CAMPAIGNS: Celebrity names sign up to NSPCC - Charity PR

The Full Stop campaign is the NSPCC’s most ambitious campaign in its 100-year history. The campaign has one simple aim - to end cruelty to children within a generation and enlist every individual and organisation in the country in its efforts.

The Full Stop campaign is the NSPCC’s most ambitious campaign in

its 100-year history. The campaign has one simple aim - to end cruelty

to children within a generation and enlist every individual and

organisation in the country in its efforts.



The campaign was launched with a television advertisement on 16

March.



Objectives



To maximise positive coverage of the launch over a two-week period. To

support marketing activity, such as the national door-drop of the pledge

and the advertising campaign.



Tactics



The first part of the campaign was the desk launch of the Full Stop

campaign, timed to coincide with the start of TV advertising - a series

of chilling advertisements highlighting the ways children are

abused.



This story concentrated on the serious messages about the aim of the

campaign, and the engagement with Government, private sector, voluntary

and statutory agencies in a bid to end child cruelty.



Five days before the launch, a press pack was mailed to the media with

an embargo until 15 March. Special press releases were also sent to

journalists working in areas such as black, Asian and youth media.



Journalists and columnists were invited to personal briefings prior to

the launch, and key NSPCC personnel were made available for broadcast

interviews to be recorded in advance. Tapes of the advertisement were

also sent to the broadcast media.



The second story given to the media coincided with the appeal launch a

week later. Taking a more light-hearted approach, this concentrated on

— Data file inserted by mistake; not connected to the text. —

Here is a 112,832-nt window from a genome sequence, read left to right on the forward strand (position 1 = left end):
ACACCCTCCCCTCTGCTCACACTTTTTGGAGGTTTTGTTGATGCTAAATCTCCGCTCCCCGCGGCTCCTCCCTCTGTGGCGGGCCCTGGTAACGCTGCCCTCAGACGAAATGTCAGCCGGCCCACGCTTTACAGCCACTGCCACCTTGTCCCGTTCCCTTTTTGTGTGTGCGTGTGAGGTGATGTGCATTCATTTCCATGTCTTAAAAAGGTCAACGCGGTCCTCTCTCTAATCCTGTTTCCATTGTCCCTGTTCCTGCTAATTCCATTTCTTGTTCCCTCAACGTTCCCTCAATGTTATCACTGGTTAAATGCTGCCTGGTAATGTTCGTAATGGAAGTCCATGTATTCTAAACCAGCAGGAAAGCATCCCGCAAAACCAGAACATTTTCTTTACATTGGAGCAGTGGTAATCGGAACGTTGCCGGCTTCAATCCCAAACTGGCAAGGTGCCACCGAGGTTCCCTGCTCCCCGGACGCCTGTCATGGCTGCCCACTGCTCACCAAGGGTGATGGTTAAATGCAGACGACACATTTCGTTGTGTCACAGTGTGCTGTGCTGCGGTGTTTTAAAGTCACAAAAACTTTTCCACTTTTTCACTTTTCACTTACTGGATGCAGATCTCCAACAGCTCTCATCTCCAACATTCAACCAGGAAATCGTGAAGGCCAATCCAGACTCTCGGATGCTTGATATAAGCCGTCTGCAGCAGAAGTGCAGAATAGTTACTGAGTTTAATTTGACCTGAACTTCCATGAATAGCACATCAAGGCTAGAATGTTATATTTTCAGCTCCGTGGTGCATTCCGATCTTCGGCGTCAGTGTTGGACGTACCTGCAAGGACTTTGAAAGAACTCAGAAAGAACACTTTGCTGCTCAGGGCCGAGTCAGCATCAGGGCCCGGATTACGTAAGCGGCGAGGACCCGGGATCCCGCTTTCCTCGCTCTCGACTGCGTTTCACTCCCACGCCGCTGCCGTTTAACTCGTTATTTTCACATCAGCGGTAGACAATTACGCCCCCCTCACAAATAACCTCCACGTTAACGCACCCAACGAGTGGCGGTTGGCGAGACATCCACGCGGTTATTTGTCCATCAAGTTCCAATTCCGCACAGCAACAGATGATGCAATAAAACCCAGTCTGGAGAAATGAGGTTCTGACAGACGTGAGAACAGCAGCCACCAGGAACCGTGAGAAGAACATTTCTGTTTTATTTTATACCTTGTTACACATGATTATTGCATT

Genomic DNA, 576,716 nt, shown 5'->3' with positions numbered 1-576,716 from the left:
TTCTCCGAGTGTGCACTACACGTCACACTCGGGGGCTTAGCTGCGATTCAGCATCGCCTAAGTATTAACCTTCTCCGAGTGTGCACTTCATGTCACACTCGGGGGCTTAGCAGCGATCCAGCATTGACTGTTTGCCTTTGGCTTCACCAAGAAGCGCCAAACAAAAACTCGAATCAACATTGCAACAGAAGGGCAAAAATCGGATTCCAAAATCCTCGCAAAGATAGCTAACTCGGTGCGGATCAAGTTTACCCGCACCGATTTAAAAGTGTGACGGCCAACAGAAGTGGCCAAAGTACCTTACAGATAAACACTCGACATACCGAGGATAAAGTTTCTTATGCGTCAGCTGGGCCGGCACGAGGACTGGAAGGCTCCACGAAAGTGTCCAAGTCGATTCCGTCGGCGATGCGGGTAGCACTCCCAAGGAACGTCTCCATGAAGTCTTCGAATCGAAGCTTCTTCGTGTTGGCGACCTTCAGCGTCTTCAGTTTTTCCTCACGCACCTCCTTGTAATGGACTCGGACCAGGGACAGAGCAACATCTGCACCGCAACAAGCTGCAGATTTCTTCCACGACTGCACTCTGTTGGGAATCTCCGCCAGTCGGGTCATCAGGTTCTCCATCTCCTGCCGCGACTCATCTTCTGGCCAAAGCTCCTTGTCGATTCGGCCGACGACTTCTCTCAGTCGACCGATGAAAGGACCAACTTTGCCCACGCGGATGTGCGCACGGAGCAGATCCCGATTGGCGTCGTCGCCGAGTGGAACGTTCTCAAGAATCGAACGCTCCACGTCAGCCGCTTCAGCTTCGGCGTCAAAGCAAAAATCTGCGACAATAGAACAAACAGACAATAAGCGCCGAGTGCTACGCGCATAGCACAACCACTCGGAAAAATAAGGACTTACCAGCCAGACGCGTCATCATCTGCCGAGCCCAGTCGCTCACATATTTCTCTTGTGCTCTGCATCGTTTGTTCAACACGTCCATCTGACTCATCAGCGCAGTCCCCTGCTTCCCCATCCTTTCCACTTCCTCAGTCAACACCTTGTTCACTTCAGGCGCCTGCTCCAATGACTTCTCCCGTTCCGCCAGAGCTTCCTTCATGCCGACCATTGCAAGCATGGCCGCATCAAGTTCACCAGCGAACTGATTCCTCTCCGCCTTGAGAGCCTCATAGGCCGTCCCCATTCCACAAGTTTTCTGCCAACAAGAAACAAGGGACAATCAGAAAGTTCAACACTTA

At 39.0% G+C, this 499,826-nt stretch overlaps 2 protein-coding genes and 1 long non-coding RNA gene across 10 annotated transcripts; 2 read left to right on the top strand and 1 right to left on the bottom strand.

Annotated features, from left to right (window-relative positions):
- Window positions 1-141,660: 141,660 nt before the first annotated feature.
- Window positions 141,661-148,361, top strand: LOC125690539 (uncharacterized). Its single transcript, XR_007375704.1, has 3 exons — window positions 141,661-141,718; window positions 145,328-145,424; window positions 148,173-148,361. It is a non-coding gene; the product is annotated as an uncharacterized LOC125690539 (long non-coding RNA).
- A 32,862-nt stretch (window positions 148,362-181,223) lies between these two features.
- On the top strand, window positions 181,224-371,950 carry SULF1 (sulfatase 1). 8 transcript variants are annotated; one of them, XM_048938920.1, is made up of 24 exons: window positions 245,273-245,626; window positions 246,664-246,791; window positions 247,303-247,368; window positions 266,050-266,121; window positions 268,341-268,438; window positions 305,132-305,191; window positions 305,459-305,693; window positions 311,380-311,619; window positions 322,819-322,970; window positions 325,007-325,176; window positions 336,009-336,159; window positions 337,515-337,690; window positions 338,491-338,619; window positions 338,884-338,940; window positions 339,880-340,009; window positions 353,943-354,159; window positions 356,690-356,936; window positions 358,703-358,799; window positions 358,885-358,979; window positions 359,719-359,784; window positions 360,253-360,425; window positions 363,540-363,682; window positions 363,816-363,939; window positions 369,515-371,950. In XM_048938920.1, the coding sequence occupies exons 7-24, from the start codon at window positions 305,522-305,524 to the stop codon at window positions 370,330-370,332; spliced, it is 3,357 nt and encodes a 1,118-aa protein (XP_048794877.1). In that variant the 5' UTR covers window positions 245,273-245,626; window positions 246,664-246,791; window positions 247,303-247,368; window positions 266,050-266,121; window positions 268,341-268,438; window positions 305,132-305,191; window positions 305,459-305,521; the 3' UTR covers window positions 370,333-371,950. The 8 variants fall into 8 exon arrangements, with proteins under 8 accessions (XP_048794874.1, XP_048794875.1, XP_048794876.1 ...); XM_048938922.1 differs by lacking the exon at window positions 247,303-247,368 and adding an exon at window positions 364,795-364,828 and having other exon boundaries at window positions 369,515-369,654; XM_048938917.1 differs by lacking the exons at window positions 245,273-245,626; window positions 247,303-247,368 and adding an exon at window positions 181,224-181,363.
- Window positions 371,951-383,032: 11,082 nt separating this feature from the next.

the appeal - not for money, but for signatures pledging support. Among

the first to sign were Prince Andrew, Tony Blair, Cilla Black and Baby

Spice Emma Bunton, who also appeared in a celebrity photocall.



Further photocalls were arranged, featuring the England football team

two days before they played against Poland, and Sarah Ferguson, Prince

Andrew and their daughters.



Results



In the national newspapers alone, there were 67 pieces of coverage

during the launch period, including features, news stories, letters to

the editor, photographs in news and sports pages, opinion columns and

features in special sections like the Guardian Media supplement.



Broadcast coverage was also widespread. The BBC, for example, covered it

from the Today programme in the morning to the Nine O’Clock News in the

evening. GMTV interviewed Emma Bunton and did two live broadcasts from

NSPCC National Centre. ITV and Sky TV both featured on-air pledge

signing.



There was also mass support from the regional media.



Verdict



Who could have failed to be aware of the NSPCC campaign? With overall

supportive coverage, the idea of engaging with all sectors of society

has been undeniably effective.



The two stages worked well, with the serious message of the first stage

being followed up with a positive ’you can help’ message in the

second.



Client: NSPCC.

PR Teams: NSPCC media office, supported by Saatchi and Saatchi, Hobsbawm

Macaulay, Shandwick and regional agencies.

Campaign: NSPCC Full Stop campaign and appeal.

Timescale: March 1999.

Budget: Undisclosed.



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